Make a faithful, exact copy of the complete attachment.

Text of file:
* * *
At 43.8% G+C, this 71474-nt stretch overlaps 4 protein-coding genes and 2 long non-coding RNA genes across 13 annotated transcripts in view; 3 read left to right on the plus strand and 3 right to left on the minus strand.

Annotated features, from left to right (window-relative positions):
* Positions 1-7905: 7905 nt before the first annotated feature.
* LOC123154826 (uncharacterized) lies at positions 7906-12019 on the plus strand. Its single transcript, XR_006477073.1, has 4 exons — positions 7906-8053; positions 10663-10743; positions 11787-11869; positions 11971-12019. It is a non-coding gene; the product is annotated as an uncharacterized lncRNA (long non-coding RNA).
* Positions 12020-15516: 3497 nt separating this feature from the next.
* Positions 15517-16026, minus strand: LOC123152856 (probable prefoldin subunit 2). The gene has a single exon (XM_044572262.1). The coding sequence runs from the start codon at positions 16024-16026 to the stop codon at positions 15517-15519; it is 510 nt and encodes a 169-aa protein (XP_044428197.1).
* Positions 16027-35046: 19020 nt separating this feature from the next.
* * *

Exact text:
At 43.8% G+C, this 71474-nt stretch overlaps 4 protein-coding genes and 2 long non-coding RNA genes across 13 annotated transcripts in view; 3 read left to right on the plus strand and 3 right to left on the minus strand.

Annotated features, from left to right (window-relative positions):
* Positions 1-7905: 7905 nt before the first annotated feature.
* LOC123154826 (uncharacterized) lies at positions 7906-12019 on the plus strand. Its single transcript, XR_006477073.1, has 4 exons — positions 7906-8053; positions 10663-10743; positions 11787-11869; positions 11971-12019. It is a non-coding gene; the product is annotated as an uncharacterized lncRNA (long non-coding RNA).
* Positions 12020-15516: 3497 nt separating this feature from the next.
* Positions 15517-16026, minus strand: LOC123152856 (probable prefoldin subunit 2). The gene has a single exon (XM_044572262.1). The coding sequence runs from the start codon at positions 16024-16026 to the stop codon at positions 15517-15519; it is 510 nt and encodes a 169-aa protein (XP_044428197.1).
* Positions 16027-35046: 19020 nt separating this feature from the next.